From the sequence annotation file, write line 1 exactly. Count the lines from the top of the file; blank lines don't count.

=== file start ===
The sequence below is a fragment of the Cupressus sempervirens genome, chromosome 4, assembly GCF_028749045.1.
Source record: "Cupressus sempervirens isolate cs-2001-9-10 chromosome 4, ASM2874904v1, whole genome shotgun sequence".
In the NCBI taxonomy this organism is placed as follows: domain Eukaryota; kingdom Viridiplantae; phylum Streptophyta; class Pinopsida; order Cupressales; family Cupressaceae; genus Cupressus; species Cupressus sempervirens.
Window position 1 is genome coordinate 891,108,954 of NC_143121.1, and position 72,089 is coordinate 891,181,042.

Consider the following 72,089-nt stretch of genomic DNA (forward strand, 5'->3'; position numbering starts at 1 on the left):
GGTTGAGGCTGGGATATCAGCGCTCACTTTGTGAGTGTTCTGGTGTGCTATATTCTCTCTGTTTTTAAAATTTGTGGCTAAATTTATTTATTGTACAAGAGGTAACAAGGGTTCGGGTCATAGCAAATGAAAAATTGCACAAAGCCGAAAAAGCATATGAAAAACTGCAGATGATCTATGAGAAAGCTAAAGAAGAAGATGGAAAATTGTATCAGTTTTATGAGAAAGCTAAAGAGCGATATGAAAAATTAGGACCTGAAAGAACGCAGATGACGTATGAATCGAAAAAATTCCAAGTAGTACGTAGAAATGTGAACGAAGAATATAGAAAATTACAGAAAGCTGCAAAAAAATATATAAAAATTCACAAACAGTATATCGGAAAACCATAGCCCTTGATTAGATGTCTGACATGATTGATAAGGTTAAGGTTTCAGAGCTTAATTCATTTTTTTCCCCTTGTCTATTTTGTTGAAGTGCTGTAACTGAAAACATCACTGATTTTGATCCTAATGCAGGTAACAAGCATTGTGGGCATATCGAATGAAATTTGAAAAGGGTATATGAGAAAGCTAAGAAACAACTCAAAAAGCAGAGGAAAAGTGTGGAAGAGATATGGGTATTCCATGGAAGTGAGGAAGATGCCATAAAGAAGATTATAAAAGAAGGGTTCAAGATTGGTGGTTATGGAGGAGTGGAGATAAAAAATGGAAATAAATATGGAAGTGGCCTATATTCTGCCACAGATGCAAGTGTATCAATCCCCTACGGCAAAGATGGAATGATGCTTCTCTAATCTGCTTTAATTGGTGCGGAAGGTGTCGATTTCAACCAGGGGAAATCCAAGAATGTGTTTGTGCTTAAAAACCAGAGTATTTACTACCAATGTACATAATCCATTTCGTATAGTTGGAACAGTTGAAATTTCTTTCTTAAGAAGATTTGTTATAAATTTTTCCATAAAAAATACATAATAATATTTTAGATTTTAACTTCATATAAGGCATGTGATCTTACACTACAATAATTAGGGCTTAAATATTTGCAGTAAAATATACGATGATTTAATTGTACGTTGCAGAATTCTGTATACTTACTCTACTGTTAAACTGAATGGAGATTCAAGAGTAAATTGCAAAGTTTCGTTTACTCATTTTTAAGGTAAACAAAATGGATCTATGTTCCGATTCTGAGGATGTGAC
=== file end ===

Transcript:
The sequence below is a fragment of the Cupressus sempervirens genome, chromosome 4, assembly GCF_028749045.1.